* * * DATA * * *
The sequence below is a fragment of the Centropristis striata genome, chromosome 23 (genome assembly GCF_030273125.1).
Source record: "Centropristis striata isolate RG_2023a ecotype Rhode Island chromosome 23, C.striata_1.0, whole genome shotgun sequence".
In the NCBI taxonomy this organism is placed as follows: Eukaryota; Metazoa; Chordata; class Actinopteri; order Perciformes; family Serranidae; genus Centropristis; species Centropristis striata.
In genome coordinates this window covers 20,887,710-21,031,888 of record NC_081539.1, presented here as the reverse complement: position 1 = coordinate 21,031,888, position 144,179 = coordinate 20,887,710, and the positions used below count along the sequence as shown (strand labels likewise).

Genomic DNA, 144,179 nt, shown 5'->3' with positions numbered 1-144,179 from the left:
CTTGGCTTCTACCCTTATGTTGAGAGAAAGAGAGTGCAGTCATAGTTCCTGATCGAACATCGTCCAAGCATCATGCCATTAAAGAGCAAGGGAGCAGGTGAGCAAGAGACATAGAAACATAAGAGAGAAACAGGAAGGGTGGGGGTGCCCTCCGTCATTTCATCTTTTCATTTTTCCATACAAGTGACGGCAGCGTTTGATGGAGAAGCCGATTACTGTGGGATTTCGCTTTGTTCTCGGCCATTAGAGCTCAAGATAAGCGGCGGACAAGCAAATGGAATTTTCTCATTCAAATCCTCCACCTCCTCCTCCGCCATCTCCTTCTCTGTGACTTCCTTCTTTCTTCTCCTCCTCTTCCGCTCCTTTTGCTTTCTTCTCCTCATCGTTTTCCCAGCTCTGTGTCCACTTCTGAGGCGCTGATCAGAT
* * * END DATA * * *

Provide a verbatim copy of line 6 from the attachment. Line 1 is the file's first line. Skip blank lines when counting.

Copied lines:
CTTGGCTTCTACCCTTATGTTGAGAGAAAGAGAGTGCAGTCATAGTTCCTGATCGAACATCGTCCAAGCATCATGCCATTAAAGAGCAAGGGAGCAGGTGAGCAAGAGACATAGAAACATAAGAGAGAAACAGGAAGGGTGGGGGTGCCCTCCGTCATTTCATCTTTTCATTTTTCCATACAAGTGACGGCAGCGTTTGATGGAGAAGCCGATTACTGTGGGATTTCGCTTTGTTCTCGGCCATTAGAGCTCAAGATAAGCGGCGGACAAGCAAATGGAATTTTCTCATTCAAATCCTCCACCTCCTCCTCCGCCATCTCCTTCTCTGTGACTTCCTTCTTTCTTCTCCTCCTCTTCCGCTCCTTTTGCTTTCTTCTCCTCATCGTTTTCCCAGCTCTGTGTCCACTTCTGAGGCGCTGATCAGAT